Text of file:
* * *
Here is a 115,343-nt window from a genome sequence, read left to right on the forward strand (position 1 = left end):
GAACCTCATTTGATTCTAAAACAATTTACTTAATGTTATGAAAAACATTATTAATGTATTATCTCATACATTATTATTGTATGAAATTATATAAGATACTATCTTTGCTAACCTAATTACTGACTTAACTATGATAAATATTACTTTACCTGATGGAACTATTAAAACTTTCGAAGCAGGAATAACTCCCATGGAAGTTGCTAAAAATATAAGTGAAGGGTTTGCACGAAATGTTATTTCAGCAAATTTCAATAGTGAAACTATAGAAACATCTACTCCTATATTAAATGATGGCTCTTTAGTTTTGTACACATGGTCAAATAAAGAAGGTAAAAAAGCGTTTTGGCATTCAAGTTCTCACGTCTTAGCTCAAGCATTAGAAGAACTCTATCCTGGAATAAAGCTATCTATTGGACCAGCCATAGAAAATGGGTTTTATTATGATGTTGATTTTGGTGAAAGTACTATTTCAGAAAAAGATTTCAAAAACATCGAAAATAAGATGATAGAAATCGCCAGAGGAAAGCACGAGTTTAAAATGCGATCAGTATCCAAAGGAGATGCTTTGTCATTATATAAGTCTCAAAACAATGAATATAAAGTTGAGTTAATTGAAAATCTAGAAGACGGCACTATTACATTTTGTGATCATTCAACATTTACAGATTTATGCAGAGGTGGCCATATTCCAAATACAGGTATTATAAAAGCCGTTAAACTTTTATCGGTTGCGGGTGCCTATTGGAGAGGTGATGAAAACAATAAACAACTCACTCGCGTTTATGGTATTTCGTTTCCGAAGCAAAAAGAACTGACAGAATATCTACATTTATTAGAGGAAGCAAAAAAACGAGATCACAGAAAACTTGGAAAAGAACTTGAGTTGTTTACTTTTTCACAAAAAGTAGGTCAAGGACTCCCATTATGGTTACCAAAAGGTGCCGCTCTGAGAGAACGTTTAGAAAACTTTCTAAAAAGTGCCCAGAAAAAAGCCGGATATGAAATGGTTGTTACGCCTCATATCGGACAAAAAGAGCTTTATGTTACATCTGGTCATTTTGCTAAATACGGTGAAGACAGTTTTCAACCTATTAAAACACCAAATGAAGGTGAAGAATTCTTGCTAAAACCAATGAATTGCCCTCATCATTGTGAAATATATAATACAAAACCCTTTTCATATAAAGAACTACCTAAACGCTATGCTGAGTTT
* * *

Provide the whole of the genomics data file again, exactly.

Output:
Here is a 115,343-nt window from a genome sequence, read left to right on the forward strand (position 1 = left end):
GAACCTCATTTGATTCTAAAACAATTTACTTAATGTTATGAAAAACATTATTAATGTATTATCTCATACATTATTATTGTATGAAATTATATAAGATACTATCTTTGCTAACCTAATTACTGACTTAACTATGATAAATATTACTTTACCTGATGGAACTATTAAAACTTTCGAAGCAGGAATAACTCCCATGGAAGTTGCTAAAAATATAAGTGAAGGGTTTGCACGAAATGTTATTTCAGCAAATTTCAATAGTGAAACTATAGAAACATCTACTCCTATATTAAATGATGGCTCTTTAGTTTTGTACACATGGTCAAATAAAGAAGGTAAAAAAGCGTTTTGGCATTCAAGTTCTCACGTCTTAGCTCAAGCATTAGAAGAACTCTATCCTGGAATAAAGCTATCTATTGGACCAGCCATAGAAAATGGGTTTTATTATGATGTTGATTTTGGTGAAAGTACTATTTCAGAAAAAGATTTCAAAAACATCGAAAATAAGATGATAGAAATCGCCAGAGGAAAGCACGAGTTTAAAATGCGATCAGTATCCAAAGGAGATGCTTTGTCATTATATAAGTCTCAAAACAATGAATATAAAGTTGAGTTAATTGAAAATCTAGAAGACGGCACTATTACATTTTGTGATCATTCAACATTTACAGATTTATGCAGAGGTGGCCATATTCCAAATACAGGTATTATAAAAGCCGTTAAACTTTTATCGGTTGCGGGTGCCTATTGGAGAGGTGATGAAAACAATAAACAACTCACTCGCGTTTATGGTATTTCGTTTCCGAAGCAAAAAGAACTGACAGAATATCTACATTTATTAGAGGAAGCAAAAAAACGAGATCACAGAAAACTTGGAAAAGAACTTGAGTTGTTTACTTTTTCACAAAAAGTAGGTCAAGGACTCCCATTATGGTTACCAAAAGGTGCCGCTCTGAGAGAACGTTTAGAAAACTTTCTAAAAAGTGCCCAGAAAAAAGCCGGATATGAAATGGTTGTTACGCCTCATATCGGACAAAAAGAGCTTTATGTTACATCTGGTCATTTTGCTAAATACGGTGAAGACAGTTTTCAACCTATTAAAACACCAAATGAAGGTGAAGAATTCTTGCTAAAACCAATGAATTGCCCTCATCATTGTGAAATATATAATACAAAACCCTTTTCATATAAAGAACTACCTAAACGCTATGCTGAGTTT